Why on earth did it take until 2007 for the leaders of the Khmer Rouge who were responsible for the murder of millions of people to be arrested for their crimes against humanity? With lawyers defending them, their trials have gone on for years. Pol Pot himself died while under house arrest in 1998 at the age of 72 and never even stood trial. Ieng Sary just died earlier this year at the age of 87, again before the verdict was settled. Nuon Chea was the first to fully admit to and apologise for his crimes on March 31st this year, at the age of 86, but this is far too late. These men got to live full lives. The babies and children that were murdered didn’t even get to start theirs. Where is the justice?

What happened here in Cambodia still lives on through memory today. It wasn’t that long ago, and it is still fresh in many people’s minds. If you do decide to visit Cambodia, please make sure to visit Tuol Sleng and the nearby killing fields. It will not be easy, but it is important to really know what this country has been through. I know that I will never forget what I learnt today.

Finally, please take a look at this footage that I filmed while walking through Tuol Sleng Prison. I decided to leave it in silence in respect for all those who died.

Video not working? Click here.

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16 comments… add one
  • Nat Jun 12, 2013

    It is quite shocking, especially when you consider that in the life span of this earth, it happened quite recently.
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  • Jennifer Jun 12, 2013

    I wrote a similar post when I visited the prison and the fields for the second time last year. It sends shivers down my spine thinking about it. The audio guide they have introduced at the fields is simply fantastic and very informative.
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    • Dean Wickham Jun 16, 2013

      Hi Jennifer. I agree, the audio guide is really fantastic. I learnt so much from it. The moment when it played the revolutionary music mixed with the sound of the diesel generator – the sound the people would here before they were killed, just really froze me where I stood. It sent shivers down my spine.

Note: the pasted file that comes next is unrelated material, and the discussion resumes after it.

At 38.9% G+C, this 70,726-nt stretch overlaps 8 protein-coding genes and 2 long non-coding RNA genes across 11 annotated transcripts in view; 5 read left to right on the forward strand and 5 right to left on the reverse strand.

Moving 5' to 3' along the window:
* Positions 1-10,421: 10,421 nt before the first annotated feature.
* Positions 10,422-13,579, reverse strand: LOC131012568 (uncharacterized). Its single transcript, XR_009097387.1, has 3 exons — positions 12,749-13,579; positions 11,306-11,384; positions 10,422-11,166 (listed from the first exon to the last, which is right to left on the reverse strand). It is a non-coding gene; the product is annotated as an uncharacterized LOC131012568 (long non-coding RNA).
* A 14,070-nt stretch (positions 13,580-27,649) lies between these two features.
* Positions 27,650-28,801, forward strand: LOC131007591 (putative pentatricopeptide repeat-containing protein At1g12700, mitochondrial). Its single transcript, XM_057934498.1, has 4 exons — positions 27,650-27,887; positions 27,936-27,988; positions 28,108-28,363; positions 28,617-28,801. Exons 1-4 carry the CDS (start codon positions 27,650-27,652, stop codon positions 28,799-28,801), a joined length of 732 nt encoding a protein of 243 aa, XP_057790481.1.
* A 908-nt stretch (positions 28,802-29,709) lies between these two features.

• Rob Jun 14, 2013

    Although I haven’t been to the Killing Fields, I have been to Auschitz and Bergen-Belsen concentration camps. I believe it is so important to maintain these places firstly as memorials to those who died and secondly as a reminder of just how evil some humans can be given the opportunity.

    • Dean Wickham Jun 16, 2013

      Hi Rob. I agree, it is very important to maintain these places and to educate people about these horrible events.

  • Samuel Jeffery Jun 15, 2013

    It’s a very sobering experience vising the Killing Fields and Tuol Sleng. I have immense respect for the Khmer people; they’re so resilient.

    • Dean Wickham Jun 16, 2013

      Resilient is a great word to use, Sam. I have a lot of respect for the Khmer people as well.

  • Marian Jul 10, 2013

    I never know about this until now. I can’t believe this actually happened just recently.

    • Dean Wickham Jul 16, 2013

      Hi Marian. It is quite shocking when you realise how recent this was. I am also surprised at how many people haven’t heard about it before. I’m hoping this post will let a few more people know about this tragedy.

  • I will never forget my visit to the killing fields. To actually witness the aftermath of the barbaric acts committed there is something that will stick with me forever. I walked around the fields in complete silence with the same look of disbelief on my face as everyone else there.

    When I visited the prison, I stood inside one of the cramped brick cells trying to image what the prisoners felt. By far, the hardest thing to see was all of the faces of the people who were tortured before being executed at the killing fields. It was a humbling experience indeed.

    • Dean Wickham Oct 14, 2013

      Hi Travis. Yes, I think that those faces may haunt me forever. You can actually see the fear in their eyes. It is all very difficult to take in, but so important as well. Thanks for commenting about your experience.